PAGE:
Not in the least. His old adage remains valid, for the former states of the Confederacy, while still reeling from defeat, did actually succeed in waging what amounts to a victorious war of terrorism against federal troops, a war that lasted from 1865 to 1876. This little known conflict, fought to blunt the effectiveness of the 13th, 14th and 15th amendments, served to impact the long-term plight of African Americans in the South, and has gone a long way toward warping America’s ability to understand the legitimacy of African-American grievances.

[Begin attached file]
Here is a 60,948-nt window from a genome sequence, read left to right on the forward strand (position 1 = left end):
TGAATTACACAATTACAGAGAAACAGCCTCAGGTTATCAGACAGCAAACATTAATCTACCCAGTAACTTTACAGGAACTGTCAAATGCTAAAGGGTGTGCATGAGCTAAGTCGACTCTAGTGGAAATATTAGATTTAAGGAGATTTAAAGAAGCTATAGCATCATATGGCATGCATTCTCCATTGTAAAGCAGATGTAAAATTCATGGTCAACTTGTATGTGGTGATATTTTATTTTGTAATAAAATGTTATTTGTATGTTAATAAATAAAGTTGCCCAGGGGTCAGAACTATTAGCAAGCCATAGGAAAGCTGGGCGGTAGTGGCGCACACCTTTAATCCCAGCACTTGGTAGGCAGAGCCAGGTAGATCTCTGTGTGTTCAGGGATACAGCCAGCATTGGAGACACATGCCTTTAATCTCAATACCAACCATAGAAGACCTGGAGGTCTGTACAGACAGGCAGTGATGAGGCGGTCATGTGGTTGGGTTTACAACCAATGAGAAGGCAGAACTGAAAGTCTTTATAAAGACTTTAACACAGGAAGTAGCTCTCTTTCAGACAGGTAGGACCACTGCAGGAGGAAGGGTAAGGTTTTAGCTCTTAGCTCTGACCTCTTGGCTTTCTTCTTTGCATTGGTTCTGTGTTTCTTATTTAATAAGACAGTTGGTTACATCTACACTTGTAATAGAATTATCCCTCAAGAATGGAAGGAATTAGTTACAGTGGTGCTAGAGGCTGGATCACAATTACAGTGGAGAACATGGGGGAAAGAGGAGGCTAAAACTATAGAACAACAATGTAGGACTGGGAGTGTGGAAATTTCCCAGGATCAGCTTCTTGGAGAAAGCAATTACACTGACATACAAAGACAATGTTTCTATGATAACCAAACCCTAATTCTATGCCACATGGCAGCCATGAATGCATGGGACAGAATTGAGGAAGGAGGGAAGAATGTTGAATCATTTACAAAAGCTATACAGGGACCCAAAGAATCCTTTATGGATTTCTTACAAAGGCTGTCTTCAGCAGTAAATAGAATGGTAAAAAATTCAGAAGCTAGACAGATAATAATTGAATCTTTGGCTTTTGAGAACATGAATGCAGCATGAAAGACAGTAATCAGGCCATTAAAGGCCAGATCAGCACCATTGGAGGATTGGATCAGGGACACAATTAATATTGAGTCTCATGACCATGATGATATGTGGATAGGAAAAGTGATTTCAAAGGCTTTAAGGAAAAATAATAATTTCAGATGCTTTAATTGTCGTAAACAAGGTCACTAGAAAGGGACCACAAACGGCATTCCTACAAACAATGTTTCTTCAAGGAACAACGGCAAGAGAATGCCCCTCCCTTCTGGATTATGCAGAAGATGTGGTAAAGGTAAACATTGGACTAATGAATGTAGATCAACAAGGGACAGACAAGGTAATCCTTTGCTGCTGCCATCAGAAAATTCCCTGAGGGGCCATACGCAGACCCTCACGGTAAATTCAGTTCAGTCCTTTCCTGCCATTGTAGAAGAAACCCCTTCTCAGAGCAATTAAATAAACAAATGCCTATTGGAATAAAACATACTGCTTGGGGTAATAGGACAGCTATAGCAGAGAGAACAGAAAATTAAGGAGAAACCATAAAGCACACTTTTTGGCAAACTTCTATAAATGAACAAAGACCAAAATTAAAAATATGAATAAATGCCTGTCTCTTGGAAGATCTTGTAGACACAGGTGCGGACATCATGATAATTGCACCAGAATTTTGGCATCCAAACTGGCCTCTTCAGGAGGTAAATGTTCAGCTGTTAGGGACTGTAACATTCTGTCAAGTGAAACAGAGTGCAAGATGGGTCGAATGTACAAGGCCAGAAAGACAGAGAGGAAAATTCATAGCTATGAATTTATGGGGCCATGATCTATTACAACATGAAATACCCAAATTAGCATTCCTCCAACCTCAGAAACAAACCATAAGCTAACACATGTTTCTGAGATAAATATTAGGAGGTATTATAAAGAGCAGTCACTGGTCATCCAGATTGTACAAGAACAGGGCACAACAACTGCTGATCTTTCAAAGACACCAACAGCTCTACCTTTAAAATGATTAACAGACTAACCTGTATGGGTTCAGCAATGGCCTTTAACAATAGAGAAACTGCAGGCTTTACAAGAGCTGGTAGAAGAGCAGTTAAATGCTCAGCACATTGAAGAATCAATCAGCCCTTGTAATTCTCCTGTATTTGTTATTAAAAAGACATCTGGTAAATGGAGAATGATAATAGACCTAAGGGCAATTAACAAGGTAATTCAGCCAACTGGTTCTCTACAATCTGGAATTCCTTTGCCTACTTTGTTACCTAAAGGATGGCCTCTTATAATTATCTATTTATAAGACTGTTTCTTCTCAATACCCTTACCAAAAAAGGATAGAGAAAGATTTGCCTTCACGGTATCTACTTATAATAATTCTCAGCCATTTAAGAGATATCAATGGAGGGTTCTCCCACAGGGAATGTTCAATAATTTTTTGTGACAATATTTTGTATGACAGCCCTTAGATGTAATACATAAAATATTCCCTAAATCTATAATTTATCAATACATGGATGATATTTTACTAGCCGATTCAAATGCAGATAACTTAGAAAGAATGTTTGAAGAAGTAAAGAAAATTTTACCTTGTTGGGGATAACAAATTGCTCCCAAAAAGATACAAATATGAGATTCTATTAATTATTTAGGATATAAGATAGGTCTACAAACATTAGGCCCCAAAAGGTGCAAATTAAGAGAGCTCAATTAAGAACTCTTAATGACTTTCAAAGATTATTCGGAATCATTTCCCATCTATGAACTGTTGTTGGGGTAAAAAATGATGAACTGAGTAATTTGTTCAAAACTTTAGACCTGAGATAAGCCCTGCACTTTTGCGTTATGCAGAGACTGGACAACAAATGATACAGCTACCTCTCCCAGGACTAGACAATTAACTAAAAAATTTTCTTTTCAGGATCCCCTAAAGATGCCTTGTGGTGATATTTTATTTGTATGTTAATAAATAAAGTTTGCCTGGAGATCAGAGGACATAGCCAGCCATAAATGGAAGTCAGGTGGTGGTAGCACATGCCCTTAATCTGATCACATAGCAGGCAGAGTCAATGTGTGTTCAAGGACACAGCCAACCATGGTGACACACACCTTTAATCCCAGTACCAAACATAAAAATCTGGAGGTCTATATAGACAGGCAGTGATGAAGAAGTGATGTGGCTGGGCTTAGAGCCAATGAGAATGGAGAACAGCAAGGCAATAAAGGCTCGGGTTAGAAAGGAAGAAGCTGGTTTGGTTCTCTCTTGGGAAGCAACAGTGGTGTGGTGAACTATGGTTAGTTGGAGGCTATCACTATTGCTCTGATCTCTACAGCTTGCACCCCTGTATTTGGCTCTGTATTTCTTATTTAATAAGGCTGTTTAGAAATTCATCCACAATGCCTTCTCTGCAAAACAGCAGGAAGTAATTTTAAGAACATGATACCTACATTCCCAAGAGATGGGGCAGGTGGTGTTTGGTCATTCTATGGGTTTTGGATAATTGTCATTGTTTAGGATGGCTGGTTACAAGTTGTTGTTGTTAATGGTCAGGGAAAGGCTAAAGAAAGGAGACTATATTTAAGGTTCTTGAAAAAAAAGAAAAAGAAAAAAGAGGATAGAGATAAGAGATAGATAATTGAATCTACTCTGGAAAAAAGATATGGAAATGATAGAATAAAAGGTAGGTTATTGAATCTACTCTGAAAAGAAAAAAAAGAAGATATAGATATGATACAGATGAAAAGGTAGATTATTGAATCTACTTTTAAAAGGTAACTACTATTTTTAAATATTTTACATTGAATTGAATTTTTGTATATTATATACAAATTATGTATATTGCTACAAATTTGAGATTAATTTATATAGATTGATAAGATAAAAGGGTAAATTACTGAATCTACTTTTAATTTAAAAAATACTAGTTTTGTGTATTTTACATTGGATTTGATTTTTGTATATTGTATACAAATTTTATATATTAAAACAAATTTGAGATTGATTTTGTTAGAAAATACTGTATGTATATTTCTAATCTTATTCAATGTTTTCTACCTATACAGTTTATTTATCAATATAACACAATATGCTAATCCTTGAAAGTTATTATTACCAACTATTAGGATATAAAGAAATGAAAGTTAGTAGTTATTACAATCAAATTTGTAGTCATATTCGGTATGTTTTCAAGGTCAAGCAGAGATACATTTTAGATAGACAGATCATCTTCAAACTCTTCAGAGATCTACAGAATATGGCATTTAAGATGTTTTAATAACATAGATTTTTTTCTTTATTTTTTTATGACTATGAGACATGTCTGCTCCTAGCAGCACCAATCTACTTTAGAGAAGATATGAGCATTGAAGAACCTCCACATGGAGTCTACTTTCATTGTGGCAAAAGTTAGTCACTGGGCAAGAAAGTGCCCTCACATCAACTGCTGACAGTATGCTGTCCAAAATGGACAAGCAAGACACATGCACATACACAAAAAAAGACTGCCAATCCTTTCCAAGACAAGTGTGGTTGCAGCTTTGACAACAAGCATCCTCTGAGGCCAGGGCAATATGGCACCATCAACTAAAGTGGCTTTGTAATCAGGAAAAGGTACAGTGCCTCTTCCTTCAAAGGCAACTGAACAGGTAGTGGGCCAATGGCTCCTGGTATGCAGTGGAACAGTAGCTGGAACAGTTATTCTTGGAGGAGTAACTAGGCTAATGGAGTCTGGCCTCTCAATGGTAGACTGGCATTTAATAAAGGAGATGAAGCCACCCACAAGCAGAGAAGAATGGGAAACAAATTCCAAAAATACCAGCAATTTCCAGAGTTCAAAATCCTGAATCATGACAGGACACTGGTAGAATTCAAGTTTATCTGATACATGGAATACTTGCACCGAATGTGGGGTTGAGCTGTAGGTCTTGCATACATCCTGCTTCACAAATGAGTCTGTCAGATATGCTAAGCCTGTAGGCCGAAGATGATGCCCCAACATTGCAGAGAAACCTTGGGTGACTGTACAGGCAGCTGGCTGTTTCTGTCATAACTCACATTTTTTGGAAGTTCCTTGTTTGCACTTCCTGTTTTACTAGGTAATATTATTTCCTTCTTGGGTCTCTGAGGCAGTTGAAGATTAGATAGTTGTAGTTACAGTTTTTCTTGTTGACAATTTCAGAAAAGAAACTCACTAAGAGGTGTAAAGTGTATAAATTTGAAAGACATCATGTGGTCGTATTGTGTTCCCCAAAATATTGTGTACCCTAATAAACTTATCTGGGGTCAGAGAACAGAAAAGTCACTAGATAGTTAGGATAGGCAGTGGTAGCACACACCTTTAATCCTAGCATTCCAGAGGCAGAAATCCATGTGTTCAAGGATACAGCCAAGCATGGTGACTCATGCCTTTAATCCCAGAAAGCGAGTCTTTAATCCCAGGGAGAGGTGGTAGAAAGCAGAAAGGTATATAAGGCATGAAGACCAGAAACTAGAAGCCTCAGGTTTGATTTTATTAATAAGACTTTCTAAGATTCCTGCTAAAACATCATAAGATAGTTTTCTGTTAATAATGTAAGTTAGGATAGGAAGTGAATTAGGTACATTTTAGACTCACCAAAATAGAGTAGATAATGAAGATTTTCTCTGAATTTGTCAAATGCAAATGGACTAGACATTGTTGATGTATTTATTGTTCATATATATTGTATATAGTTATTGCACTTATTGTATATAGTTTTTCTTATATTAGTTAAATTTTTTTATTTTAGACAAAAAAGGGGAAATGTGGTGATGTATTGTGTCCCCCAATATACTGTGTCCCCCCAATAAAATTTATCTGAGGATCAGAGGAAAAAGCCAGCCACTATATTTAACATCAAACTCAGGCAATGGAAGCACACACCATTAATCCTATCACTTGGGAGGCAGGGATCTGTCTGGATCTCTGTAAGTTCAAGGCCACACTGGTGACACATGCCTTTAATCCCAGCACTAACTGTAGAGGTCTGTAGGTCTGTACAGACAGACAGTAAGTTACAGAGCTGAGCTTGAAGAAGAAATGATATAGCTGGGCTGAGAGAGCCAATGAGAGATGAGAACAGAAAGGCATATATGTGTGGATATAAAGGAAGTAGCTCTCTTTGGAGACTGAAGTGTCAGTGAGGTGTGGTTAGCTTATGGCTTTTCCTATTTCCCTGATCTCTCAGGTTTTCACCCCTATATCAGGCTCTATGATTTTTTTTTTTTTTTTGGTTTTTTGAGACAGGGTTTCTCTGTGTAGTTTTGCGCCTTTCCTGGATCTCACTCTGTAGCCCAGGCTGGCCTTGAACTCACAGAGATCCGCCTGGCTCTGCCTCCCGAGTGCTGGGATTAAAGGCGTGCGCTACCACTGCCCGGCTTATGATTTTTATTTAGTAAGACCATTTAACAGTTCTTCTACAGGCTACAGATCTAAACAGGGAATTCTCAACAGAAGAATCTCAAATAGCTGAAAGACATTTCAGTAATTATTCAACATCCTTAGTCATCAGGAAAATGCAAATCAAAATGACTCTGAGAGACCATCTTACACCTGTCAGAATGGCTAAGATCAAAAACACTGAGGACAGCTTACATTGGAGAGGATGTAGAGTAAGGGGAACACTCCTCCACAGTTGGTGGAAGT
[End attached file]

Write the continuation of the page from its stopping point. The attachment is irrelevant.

Americans have long been taught these eleven years represent failed Reconstruction era efforts to effectively reconcile and reintegrate the former Confederate states back into the Union while still guaranteeing the constitutional rights of the newly freed African Americans. Twentieth-century school textbooks insisted Reconstruction efforts failed due to such factors as the greed of Northern carpetbaggers and white Southern scalawags, incompetent African-American political office holders, and the heavy handed treatment of Southerners by congressional Radical Republicans. But what this interpretation of history failed to address was the role that violence perpetrated by white Southern militias and vigilantes played in suppressing the voting rights of the former slaves—rights guaranteed by the newly enacted 15th Amendment.